Sailing at night can be scary if you haven’t thought about all the things above, but if you have done everything in your power to stay safe, to know where you are, where you are going and to take precautions not to crash into something then sailing at night is one of the most incredible experiences that a normal human can experience without heading to space. It is possible to appreciate the feeling of the sheer vastness of the universe, to see the stars and planets, the Milky Way. To feel the power of the ocean, its rise and fall, its motion, never ending, soothing, raging, awe inspiring. To live alongside ocean creatures dolphins playing at the bow in the dark, jellyfish, the bioluminescence glowing astrange bluey lurid green in the crests of the waves and in the wake from your sailing boat. The tiny luminous eyes of squid as they are thrown up in the waves, the stink of a whale’s breath it t blows in the distance, the ‘ACH WTF’ called from your crew mate as they are hit on the shoulder by an errant flying fish, then the pant wetting laughter as you realise the silly fish is caught in the hood of their foulies. The crew mates that you lie on deck looking up at the stars with putting the world to rights, chatting about everything and anything, the random pop quiz, the ghost stories you tell, the steaming hot chocolate that you sip at 2am. The secrets shared, the ever-lasting friendships made.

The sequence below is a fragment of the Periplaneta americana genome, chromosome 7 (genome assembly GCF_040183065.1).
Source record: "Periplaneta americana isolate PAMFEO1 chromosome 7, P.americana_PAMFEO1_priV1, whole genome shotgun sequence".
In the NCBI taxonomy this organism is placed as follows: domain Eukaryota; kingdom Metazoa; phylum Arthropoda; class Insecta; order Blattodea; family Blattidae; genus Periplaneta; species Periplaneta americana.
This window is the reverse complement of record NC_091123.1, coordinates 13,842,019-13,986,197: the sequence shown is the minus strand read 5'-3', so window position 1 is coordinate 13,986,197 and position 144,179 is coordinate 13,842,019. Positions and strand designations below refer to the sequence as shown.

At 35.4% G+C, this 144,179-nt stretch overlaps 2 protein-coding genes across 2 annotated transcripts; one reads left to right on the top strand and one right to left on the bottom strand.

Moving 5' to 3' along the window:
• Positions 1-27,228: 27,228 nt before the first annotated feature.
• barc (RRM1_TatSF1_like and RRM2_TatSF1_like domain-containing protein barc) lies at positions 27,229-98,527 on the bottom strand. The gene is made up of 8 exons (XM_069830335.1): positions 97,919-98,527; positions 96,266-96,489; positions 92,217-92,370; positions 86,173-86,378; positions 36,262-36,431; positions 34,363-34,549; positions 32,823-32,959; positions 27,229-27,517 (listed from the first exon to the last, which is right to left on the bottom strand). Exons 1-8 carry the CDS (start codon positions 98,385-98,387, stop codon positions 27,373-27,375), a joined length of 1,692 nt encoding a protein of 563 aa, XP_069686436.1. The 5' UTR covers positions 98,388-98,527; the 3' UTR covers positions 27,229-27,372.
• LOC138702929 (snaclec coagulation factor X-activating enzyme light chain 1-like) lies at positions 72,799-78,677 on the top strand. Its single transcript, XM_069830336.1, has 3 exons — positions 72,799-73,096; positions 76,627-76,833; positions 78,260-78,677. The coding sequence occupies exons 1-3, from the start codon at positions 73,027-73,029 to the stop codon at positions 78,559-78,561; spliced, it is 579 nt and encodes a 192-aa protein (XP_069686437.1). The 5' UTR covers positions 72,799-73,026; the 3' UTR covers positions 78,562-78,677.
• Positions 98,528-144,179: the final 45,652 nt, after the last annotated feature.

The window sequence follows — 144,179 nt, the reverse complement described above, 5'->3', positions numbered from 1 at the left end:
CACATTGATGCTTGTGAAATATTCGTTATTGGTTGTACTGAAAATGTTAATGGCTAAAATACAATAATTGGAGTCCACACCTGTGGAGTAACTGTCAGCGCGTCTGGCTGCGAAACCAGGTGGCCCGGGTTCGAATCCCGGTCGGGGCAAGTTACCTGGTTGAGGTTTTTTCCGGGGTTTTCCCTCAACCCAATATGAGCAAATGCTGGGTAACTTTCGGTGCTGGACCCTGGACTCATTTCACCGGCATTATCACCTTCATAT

PS I didn’t mention the very occasional night on board that it is cold and raining, foggy and cold and wet and cold and wet and rough and oh cold and wet and cold. That is all for another blog about how very occasionally sailing can be cold and wet. Heather x